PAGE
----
Thanks for the positive spin. Even in Australia we felt the negatives of 2016 at a global level as well as at home. However, 2 of my daughters and I are back in India and have just returned from Timbaktu Collective where despite new and old challenges, there are so many positives which have inspired us and jolted our complacency. We are awed by the work being done in this area of Andhra Pradesh at a local level where a commitment to action sustainability and empowerment are genuine. However we were also privileged to meet with people from all over India who had come for a few days to be introduced to the work the Collective is doing. Among them, several young Indian professional couples, passionate about the need to make changes to their own ways of living - more sustainable, less consumer-based. Not just aware, thoughtful and intelligent but willing to go against the flow to make significant changes in every aspect of their lives, honouring traditions, exploring sustainable living options, valuing organic local food.
    I had a strong sense that there is a quiet but potentially powerful tide gathering momentum here in some parts of India at least which have caused me to reflect on just where we are currently sitting in Australia.
    Despite slow food movements, eat local grow local trends, kerbside recycling well established and a generally strong awareness of many environmental issues, I think we are still pretty complacent which is shameful. I know I'll return with renewed energy spurred on by our friends here in India.

  4. #4 Lou Jaensch 22 Jan 17

    Thanks for the positive spin. Even in Australia we felt the negatives of 2016 at a global level as well as at home. However, 2 of my daughters and I are back in India and have just returned from Timbaktu Collective where despite new and old challenges, there are so many positives which have inspired us and jolted our complacency. We are awed by the work being done in this area of Andhra Pradesh at a local level where a commitment to action sustainability and empowerment are genuine. However we were also privileged to meet with people from all over India who had come for a few days to be introduced to the work the Collective is doing. Among them, several young Indian professional couples, passionate about the need to make changes to their own ways of living - more sustainable, less consumer-based. Not just aware, thoughtful and intelligent but willing to go against the flow to make significant changes in every aspect of their lives, honouring traditions, exploring sustainable living options, valuing organic local food.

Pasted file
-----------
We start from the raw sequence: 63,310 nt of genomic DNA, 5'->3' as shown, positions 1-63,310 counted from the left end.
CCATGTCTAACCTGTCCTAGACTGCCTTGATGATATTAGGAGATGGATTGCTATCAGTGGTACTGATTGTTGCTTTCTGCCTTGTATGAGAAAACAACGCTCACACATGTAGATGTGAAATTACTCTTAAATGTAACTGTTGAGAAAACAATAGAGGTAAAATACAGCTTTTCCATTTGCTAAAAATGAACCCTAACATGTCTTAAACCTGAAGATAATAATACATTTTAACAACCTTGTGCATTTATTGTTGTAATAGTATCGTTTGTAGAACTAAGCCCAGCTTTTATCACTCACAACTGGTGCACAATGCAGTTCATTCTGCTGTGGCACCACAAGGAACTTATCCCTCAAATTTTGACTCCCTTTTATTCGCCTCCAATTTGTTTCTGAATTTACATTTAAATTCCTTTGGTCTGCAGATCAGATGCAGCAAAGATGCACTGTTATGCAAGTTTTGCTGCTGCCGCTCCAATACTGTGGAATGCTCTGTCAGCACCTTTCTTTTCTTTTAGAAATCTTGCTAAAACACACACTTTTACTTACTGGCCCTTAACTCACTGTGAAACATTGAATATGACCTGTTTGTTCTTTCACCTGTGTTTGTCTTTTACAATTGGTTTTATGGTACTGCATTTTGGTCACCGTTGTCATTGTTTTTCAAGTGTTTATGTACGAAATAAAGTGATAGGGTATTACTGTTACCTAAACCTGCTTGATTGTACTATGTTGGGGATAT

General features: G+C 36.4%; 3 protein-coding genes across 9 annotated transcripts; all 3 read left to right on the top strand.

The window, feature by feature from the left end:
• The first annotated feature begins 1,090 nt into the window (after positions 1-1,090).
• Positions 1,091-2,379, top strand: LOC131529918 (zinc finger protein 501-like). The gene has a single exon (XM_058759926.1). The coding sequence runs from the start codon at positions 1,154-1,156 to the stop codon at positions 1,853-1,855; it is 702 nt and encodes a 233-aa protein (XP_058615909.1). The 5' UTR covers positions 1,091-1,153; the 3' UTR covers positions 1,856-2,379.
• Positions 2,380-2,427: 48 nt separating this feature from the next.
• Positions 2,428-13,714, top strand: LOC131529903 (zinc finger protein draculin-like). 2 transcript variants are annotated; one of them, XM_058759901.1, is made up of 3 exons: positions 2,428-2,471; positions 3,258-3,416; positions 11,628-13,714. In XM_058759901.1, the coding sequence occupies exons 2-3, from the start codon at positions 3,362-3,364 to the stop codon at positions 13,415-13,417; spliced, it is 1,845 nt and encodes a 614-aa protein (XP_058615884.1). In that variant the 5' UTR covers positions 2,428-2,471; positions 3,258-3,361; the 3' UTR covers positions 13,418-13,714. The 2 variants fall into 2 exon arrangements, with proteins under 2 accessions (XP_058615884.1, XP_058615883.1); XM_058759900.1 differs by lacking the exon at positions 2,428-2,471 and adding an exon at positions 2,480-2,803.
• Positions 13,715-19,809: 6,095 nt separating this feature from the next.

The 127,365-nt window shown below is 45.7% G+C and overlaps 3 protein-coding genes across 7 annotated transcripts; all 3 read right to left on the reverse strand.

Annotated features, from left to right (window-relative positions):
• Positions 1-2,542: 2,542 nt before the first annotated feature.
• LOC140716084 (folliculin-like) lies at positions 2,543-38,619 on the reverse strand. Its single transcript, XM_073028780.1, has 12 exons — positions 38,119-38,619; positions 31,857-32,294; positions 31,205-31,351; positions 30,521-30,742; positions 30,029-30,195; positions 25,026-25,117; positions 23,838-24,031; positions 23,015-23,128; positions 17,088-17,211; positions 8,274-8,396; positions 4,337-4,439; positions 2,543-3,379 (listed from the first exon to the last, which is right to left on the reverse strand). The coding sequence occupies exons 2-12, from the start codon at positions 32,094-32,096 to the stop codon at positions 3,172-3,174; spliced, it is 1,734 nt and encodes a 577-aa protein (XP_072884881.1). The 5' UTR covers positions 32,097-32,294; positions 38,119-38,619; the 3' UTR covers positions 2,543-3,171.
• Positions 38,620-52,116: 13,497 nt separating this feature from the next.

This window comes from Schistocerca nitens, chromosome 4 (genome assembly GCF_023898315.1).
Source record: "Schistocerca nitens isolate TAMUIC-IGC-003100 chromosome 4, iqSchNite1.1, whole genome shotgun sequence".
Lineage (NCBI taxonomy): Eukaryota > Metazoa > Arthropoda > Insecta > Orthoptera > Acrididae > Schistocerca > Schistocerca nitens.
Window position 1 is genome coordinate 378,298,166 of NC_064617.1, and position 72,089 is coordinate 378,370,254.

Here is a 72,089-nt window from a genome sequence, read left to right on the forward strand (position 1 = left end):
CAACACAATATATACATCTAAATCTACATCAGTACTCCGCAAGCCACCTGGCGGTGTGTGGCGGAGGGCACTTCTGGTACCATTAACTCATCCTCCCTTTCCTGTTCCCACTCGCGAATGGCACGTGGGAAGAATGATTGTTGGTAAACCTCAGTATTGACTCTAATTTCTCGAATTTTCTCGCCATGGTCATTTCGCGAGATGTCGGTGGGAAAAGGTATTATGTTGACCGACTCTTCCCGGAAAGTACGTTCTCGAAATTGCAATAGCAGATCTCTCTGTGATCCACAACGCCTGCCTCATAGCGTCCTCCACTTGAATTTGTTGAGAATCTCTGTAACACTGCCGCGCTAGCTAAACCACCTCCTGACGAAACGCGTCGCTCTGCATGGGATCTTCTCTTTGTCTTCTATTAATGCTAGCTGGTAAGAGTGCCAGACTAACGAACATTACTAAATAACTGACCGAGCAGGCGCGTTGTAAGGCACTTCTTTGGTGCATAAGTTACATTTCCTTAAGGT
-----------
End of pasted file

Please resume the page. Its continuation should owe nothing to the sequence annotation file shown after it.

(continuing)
I had a strong sense that there is a quiet but potentially powerful tide gathering momentum here in some parts of India at least which have caused me to reflect on just where we are currently sitting in Australia.
    Despite slow food movements, eat local grow local trends, kerbside recycling well established and a generally strong awareness of many environmental issues, I think we are still pretty complacent which is shameful. I know I'll return with renewed energy spurred on by our friends here in India.

  5. #5 ludwig pesch 25 Jan 17

    Thanks for focusing our (self-)critical lenses once again on matters that, yes, MATTER!
    Since your post came up it has been heartening to see women articulating what worries them all over the world. Surely some of them also come up with sensible solutions that will stand the test of time in the face of horrible challenges: the partially successful Top-Down onslaught on civility and decency in public life. ’Grass-roots movement?’ I quite doubt it given the the ruthless use of the mass and social media and their calculated use to divert impressionable minds from their legitimate interest. The resonance of all this seems to be felt even on different levels, almost everywhere - or should the deafening noise of it all cause delusions? (Quite possible, surely excusable!)
    What all this has reaffirmed, and this mustn't be forgotten here, is that the lives of ’common’ people matter even if they are beyond our day-to-day perceptions or concerns.
    To keep filling the blanks in this regards - this blog has been a wonderful, balanced and impartial source of information for years, something to thank you again. Herewith!
    The same for those behind the NewInt print edition - great it remains available, hopefully will spread more widely in troubled times.

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About the author

Mari Marcel Thekaekara a New Internationalist contributor

Mari is a writer based in Gudalur, in the Nilgiri hills of Tamil Nadu. She writes on human rights issues with a focus on dalits, adivasis, women, children, the environment, and poverty. Mari's book Endless Filth, published in 1999, on balmikis, is to be followed by a second book on campaigns within India to abolish manual scavenging work. She co-founded Accord in 1985 to work with Adivasi people. Mari has been a contributor to New Internationalist since 1991.

About the blog I travel around India a lot, covering dalit and adivasi issues. I often find myself really moved by stories that never make it to the mainstream media. My son Tarsh suggested I start blogging. And the New Internationalist collective are the nicest bunch of editors I’ve worked with. So here goes.